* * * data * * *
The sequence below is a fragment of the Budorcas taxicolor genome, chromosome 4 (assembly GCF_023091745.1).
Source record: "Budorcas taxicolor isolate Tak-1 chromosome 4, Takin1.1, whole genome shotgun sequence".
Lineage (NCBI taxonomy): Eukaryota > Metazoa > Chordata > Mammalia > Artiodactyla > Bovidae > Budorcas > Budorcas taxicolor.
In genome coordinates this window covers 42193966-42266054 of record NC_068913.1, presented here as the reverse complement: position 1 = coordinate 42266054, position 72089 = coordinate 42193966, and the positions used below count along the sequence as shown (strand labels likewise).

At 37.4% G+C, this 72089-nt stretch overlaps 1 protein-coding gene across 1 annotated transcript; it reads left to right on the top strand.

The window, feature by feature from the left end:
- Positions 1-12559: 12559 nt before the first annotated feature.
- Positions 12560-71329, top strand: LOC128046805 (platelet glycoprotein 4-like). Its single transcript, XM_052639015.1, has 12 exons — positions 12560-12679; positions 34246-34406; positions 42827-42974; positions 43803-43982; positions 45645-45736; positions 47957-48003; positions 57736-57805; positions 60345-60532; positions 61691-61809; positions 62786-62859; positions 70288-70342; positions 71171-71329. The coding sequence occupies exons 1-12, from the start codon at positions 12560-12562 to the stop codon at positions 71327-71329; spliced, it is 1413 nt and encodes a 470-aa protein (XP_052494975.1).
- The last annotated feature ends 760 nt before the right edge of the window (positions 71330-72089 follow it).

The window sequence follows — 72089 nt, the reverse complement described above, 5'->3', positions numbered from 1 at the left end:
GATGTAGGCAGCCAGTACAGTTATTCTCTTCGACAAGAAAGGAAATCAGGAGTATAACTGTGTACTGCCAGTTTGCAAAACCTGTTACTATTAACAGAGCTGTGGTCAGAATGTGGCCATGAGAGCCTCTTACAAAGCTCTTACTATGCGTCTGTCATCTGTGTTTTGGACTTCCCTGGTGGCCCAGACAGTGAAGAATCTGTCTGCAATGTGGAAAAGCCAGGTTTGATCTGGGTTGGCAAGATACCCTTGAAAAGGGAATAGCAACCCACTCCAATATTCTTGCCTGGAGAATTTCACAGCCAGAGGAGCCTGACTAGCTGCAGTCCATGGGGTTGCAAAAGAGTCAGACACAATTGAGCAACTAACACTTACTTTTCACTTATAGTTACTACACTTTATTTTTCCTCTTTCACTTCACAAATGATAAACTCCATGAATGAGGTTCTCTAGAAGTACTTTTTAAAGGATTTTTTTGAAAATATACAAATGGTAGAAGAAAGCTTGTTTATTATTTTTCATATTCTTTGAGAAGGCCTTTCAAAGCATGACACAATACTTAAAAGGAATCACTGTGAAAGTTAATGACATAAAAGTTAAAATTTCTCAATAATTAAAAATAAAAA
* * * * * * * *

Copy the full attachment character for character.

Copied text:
The sequence below is a fragment of the Budorcas taxicolor genome, chromosome 4 (assembly GCF_023091745.1).
Source record: "Budorcas taxicolor isolate Tak-1 chromosome 4, Takin1.1, whole genome shotgun sequence".
Lineage (NCBI taxonomy): Eukaryota > Metazoa > Chordata > Mammalia > Artiodactyla > Bovidae > Budorcas > Budorcas taxicolor.
In genome coordinates this window covers 42193966-42266054 of record NC_068913.1, presented here as the reverse complement: position 1 = coordinate 42266054, position 72089 = coordinate 42193966, and the positions used below count along the sequence as shown (strand labels likewise).

At 37.4% G+C, this 72089-nt stretch overlaps 1 protein-coding gene across 1 annotated transcript; it reads left to right on the top strand.

The window, feature by feature from the left end:
- Positions 1-12559: 12559 nt before the first annotated feature.
- Positions 12560-71329, top strand: LOC128046805 (platelet glycoprotein 4-like). Its single transcript, XM_052639015.1, has 12 exons — positions 12560-12679; positions 34246-34406; positions 42827-42974; positions 43803-43982; positions 45645-45736; positions 47957-48003; positions 57736-57805; positions 60345-60532; positions 61691-61809; positions 62786-62859; positions 70288-70342; positions 71171-71329. The coding sequence occupies exons 1-12, from the start codon at positions 12560-12562 to the stop codon at positions 71327-71329; spliced, it is 1413 nt and encodes a 470-aa protein (XP_052494975.1).
- The last annotated feature ends 760 nt before the right edge of the window (positions 71330-72089 follow it).

The window sequence follows — 72089 nt, the reverse complement described above, 5'->3', positions numbered from 1 at the left end:
GATGTAGGCAGCCAGTACAGTTATTCTCTTCGACAAGAAAGGAAATCAGGAGTATAACTGTGTACTGCCAGTTTGCAAAACCTGTTACTATTAACAGAGCTGTGGTCAGAATGTGGCCATGAGAGCCTCTTACAAAGCTCTTACTATGCGTCTGTCATCTGTGTTTTGGACTTCCCTGGTGGCCCAGACAGTGAAGAATCTGTCTGCAATGTGGAAAAGCCAGGTTTGATCTGGGTTGGCAAGATACCCTTGAAAAGGGAATAGCAACCCACTCCAATATTCTTGCCTGGAGAATTTCACAGCCAGAGGAGCCTGACTAGCTGCAGTCCATGGGGTTGCAAAAGAGTCAGACACAATTGAGCAACTAACACTTACTTTTCACTTATAGTTACTACACTTTATTTTTCCTCTTTCACTTCACAAATGATAAACTCCATGAATGAGGTTCTCTAGAAGTACTTTTTAAAGGATTTTTTTGAAAATATACAAATGGTAGAAGAAAGCTTGTTTATTATTTTTCATATTCTTTGAGAAGGCCTTTCAAAGCATGACACAATACTTAAAAGGAATCACTGTGAAAGTTAATGACATAAAAGTTAAAATTTCTCAATAATTAAAAATAAAAA